God Wins…but can I ?

A Mother's Journey

President Bush’s example – time doesn’t change love for a deceased child


Along with the rest of the world, I grieve the loss of President George H.W. Bush. Or as many call him – 41. It sure takes a smart and special person to serve as President of the United States. His devotion and personal investment in our country were great. His devotion to his wife and family was equally remarkable and noteworthy.

As the stories are told about President Bush, there’s one story about his personal life that I didn’t now. He had a three year old daughter Robin who died of leukemia in 1953. It was a time when there weren’t many advances in the treatment of leukemia. She was in a hospital in New York for many months. When Robin died, Barbara and George Bush were devastated.

Their love for Robin stayed with the Bush’s their entire lives. So much so, that President George W. Bush (43) mentioned his sister’s name during his father’s eulogy. The mentioning of Robin, 65 years after her death, touches me — deeply.

As a mother of a deceased child, I immediately connect with the deep grief of losing a child. I also connect to the powerful hope of a reconciliation with Leah after my own death.

Mentioning Robin’s name gives voice to all parents who have lost a child to death.

We can learn four, key things from George H.W. Bush’s example:

  1. Say the child’s name – It’s healing and affirming to hear the deceased child’s name. It’s meaningful when others acknowledge our deceased children. Our children graced this planet, whether for moments or decades, and brought us joy. Saying Robin’s name at Presiden’t Bush’s funeral told the world, “We remember Robin. She is not forgotten. She was cherished.” Saying her name was a gift to the entire family.  Hearing my daughter’s name brings me joy. It doesn’t make me sad. As the years go by, I hear Leah’s name less and less. Not hearing her name is what makes me sad.
  2. Number of other children doesn’t lessen pain – The Bush’s have six children total. Robin was one of six. The fact that there are five other children didn’t lessen George and Barbara’s pain and grief of losing Robin. Period.
  3. Grief grows compassion – President Bush remained sensitive and comforting to people he met who were battling cancer or other terminal illnesses. He went out of his way to acknowledge the pain and grief that were caused by cancer.
  4. Time doesn’t matter – Robin died at 3 years old. President Bush hasn’t seen his daughter for 65 years. Let that sink in —  65 years. At the age of 94, this father still longed for his daughter’s presence. The hope of seeing his God, wife and daughter gave him peace as he approached death. His love for his daughter knew no time limit. He carried her in his heart until his last breath.

Personally, the last point hits me the strongest. There is a comfort in knowing that I share this connection with the Bush’s. Although a sad connection, parents who have lost children have a bond with one another.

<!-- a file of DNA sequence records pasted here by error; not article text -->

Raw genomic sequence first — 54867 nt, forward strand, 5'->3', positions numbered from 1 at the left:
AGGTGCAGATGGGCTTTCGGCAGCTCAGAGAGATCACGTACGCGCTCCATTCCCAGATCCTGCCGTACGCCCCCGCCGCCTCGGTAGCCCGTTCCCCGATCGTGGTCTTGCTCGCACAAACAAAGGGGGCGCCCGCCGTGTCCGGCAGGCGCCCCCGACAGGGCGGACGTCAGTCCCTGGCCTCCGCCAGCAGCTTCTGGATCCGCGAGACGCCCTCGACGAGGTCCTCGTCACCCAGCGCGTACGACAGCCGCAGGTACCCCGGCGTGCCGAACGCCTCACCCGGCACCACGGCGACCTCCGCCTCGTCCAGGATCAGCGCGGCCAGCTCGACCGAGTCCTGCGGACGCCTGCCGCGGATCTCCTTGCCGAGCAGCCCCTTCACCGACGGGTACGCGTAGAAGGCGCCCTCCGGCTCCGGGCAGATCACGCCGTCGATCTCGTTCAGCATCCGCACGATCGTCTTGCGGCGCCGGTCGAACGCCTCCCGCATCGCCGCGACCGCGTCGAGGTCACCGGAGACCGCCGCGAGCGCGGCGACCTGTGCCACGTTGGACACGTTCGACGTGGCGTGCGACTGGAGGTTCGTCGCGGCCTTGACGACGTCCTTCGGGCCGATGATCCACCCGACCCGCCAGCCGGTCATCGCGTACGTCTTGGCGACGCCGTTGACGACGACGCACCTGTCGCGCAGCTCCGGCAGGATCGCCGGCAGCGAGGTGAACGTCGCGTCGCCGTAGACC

I’ve been living four years, almost five, without my daughter Leah. My love hasn’t lessened one bit. And it never will. It is affirming to hear how devoted President Bush was to his child’s memory and the ways that her presence blessed his life.

There are good articles about the impact Robin had on the Bush family. There is one today in the Washington Post.


Thank you President Bush for loving your family and country well. May you rest in peace and enjoy your first days in heaven with Barbara and Robin.

Blog_George HW Bush



Author: Marie E Guthrie

What can I say about myself? My heart beats fast for my family, friends and calling. Professionally, I have a passion for helping people and organizations tell their stories in a compelling way and I have been doing this fun work my whole career. Never once bored in the marketing and communications profession. Presently, I am providing consulting services to corporate and nonprofit organizations. For seven years, I was the Senior Director of Corporate Marketing and Communications at Awana. I am dedicated to learning how to better love my family members and friends. I am married to a very special man, Mark. I have two children. Grant in his college years - a treasure. My beautiful daughter Leah is now in heaven. Her 14 month battle with cancer has taken me down a road that I never thought I'd go, but I would do it all again. This blog is dedicated to my brave and faithful daughter. At a young age, I was drawn to the sacrificial love I learned about as I was taught about Christ. My heart since age eight was transformed from total selfishness to a heart that desired to love God and others. This love has driven who I am - far from perfect, but dedicated to the One who loves me more than any human ever could. I have questions for God about the story of my life; I wrestle with Him about losing Leah, but He and I go deep. Still feel His arms around me. We are taking it day by day.

18 thoughts on “President Bush’s example – time doesn’t change love for a deceased child